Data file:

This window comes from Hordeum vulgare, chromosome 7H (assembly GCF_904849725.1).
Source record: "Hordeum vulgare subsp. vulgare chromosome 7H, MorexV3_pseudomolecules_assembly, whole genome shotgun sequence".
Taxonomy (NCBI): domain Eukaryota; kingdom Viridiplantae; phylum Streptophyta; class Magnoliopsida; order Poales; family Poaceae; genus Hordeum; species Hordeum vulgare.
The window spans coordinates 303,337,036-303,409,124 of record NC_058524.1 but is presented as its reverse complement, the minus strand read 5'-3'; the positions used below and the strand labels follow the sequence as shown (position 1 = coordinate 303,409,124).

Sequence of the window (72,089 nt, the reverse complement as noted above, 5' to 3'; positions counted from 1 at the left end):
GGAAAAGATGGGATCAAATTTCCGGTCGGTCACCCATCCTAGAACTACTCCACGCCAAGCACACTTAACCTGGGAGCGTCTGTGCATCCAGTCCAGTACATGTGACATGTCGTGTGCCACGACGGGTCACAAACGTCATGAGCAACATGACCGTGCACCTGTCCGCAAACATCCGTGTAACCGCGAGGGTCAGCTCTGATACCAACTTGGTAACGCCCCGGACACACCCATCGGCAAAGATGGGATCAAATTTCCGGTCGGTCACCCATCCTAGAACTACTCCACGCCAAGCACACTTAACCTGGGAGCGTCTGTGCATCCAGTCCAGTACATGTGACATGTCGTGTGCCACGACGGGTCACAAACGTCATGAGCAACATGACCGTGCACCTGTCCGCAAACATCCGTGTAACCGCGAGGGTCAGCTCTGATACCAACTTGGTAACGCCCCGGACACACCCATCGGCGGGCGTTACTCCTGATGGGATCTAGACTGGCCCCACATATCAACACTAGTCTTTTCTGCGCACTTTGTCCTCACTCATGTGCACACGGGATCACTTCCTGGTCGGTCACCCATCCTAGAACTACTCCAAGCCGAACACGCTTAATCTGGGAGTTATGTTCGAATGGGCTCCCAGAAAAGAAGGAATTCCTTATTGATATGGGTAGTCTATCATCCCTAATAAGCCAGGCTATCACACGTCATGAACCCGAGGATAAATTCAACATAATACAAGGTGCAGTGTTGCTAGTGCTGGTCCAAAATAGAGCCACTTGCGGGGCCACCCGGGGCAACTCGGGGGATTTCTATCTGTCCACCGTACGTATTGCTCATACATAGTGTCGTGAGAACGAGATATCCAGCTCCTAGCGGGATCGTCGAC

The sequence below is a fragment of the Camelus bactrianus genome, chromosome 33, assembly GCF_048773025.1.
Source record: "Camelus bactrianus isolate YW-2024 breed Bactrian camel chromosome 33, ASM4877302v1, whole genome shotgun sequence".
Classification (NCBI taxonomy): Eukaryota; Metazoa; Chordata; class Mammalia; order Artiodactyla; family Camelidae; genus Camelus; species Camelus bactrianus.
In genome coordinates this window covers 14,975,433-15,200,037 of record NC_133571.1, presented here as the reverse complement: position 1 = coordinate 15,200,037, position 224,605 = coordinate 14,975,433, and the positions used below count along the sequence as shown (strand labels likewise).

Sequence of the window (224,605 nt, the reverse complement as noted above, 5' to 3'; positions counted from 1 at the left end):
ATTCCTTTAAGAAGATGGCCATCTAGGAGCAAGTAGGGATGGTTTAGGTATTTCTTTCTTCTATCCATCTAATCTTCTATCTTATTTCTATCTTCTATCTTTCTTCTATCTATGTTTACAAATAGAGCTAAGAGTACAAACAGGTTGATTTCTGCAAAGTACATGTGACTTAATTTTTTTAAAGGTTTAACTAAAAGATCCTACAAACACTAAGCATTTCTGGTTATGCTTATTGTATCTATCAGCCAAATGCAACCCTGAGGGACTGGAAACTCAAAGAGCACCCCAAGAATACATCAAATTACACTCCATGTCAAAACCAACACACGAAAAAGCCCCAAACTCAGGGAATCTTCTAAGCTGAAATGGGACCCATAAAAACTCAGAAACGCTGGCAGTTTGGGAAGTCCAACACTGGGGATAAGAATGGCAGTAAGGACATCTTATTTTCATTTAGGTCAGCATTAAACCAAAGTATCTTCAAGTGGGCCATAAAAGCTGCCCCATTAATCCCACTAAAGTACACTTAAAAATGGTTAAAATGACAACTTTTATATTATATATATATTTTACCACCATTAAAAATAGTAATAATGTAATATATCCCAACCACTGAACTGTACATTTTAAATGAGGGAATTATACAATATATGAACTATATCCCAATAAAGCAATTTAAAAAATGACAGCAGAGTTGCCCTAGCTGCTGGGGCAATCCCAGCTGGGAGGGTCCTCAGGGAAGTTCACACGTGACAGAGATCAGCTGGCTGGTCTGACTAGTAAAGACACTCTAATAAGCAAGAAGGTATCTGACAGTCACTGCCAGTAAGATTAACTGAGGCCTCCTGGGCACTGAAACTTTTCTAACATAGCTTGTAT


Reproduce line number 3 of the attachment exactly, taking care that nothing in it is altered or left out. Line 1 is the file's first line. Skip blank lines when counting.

Taxonomy (NCBI): domain Eukaryota; kingdom Viridiplantae; phylum Streptophyta; class Magnoliopsida; order Poales; family Poaceae; genus Hordeum; species Hordeum vulgare.